Thoughts On A Sunday

We celebrated BeezleBub's 17th birthday yesterday (it was actually last Wednesday), along with some of his friends from school. BK, Slick Nick, Monkey Girl (I gave her that sobriquet because she's an accomplished sidecar motorcycle racer...at 15 years old!), KG, and Snooky (called that because she resembles Snooky from Jersey Shore, minus the orange spray-on tan and French manicure) attended. Between snacks, burgers and dogs, worm cake, a 'story circle', and watching some World's Dumbest videos, I think we can say everyone had a good time.

While low key as birthday celebrations go, I think next year's will be a big blowout when he turns 18.


Now a quick shift over to a little economic news, specifically the housing market and unemployment, at least here in New Hampshire.

May's home sales here in the Granite State actually looked pretty good, with numbers close to what would normally be seen in May: 951 homes sold. The downside being the median price was lower than compared to last year ($210,000 versus $220,000), though last year's numbers were probably skewed due to the first time homebuyer's tax credit. Even with those sales numbers, it has to be understood there is a large unsold inventory of homes on the market as well as some shadow inventory (bank-owned homes) not presently on the market.

May's unemployment numbers looked better, with an unemployment rate of 4.8 percent this year versus 6.1 percent in May 2010. However I have to cast a skeptical eye at the numbers considering they do not include those who have dropped off the unemployment roles because they've stopped looking for work or have taken seasonal jobs outside their usual occupation.


It appears the trend of “reshoring”, meaning returning jobs from overseas to the US, is picking up.

This trend of reshoring or insourcing is likely to grow in the coming years, as the cost gap between building overseas and building at home narrows. It's an encouraging sign in a job market where hiring has stalled in recent months.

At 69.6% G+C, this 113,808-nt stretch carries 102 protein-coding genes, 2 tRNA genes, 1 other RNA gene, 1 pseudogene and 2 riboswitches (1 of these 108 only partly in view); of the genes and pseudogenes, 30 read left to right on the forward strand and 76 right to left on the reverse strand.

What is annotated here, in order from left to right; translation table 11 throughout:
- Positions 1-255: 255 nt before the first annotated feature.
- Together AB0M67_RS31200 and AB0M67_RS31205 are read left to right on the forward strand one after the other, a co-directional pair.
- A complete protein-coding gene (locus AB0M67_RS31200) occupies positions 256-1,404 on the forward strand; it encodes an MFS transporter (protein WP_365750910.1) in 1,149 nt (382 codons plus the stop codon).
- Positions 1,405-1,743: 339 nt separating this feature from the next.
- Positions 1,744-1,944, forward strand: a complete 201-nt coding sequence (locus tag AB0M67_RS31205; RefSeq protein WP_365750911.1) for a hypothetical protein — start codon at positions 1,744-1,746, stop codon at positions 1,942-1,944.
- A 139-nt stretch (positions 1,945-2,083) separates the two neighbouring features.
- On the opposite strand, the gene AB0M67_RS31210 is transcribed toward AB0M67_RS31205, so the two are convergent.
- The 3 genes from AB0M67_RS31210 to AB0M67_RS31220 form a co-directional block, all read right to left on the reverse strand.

Greater quality was the major factor cited by Carbonite for moving back jobs to the U.S. as well. The company's call center in New Delhi, India was having turnover of 100% or more each year, said Tom Murray, the company's vice president of marketing.

I've seen other companies also returning operations to US soil, with some citing the increased manufacturing costs overseas as well as the rising costs of shipping products to the US.


Alexandra Cahill describes how she survived four years of liberal indoctrination at Wellesley College and remained a conservative.

Some of the comments are telling, showing how some liberals are still close-minded bigots incapable of independent thought outside of their indoctrination.


Peter Heck tells us about the sorry state of liberal compassion.

In effect, they have none...unless they want to spend someone else's money to deal with something they see as a problem, whether it really is or not. But don't look for them to spend their own money on their causes unless they expect some kind of a payback from the powers-that-be.

(H/T Maggie's Farm)


Bogie has pictures and observations from Bike Week, which ended today.

The roar of motorcycles has been fading away throughout the day as we bid farewell to the 88th annual Laconia Motorcycle Rally.


I had the opportunity to commiserate with some bikers up from Ocean City, Maryland as we ate breakfast at the Olde Bay Diner in Alton Bay.

One observation they made: There are a lot of independent diners throughout New Hampshire, unlike the various franchises, chain restaurants, and fast food joints back where they reside. All in all, they liked the atmosphere and the food at the diners far more than the chain restaurants. They were also surprised to see the owners greeting their 'regulars' like family and newcomers like friends.

There's something to be said for some of the old fashioned ways of doing things.


Ann Althouse quotes two possible strategies for the unions to follow in regards to the Wisconsin Supreme Court decision upholding the state legislatures passage of a bill stripping the public unions of collective bargaining rights for benefits and pensions.

But the real action is in the comments to Ann's post, where it is obvious that at least a few union supporters have a very skewed idea about the integrity of unions and the tactics they would use to take back control of the taxpayer's wallets.


And that's the news from Lake Winnipesaukee, where the rumble of thousands of motorcycles has faded away, the weather is becoming more summer-like, and where thoughts of days at the beach intrude.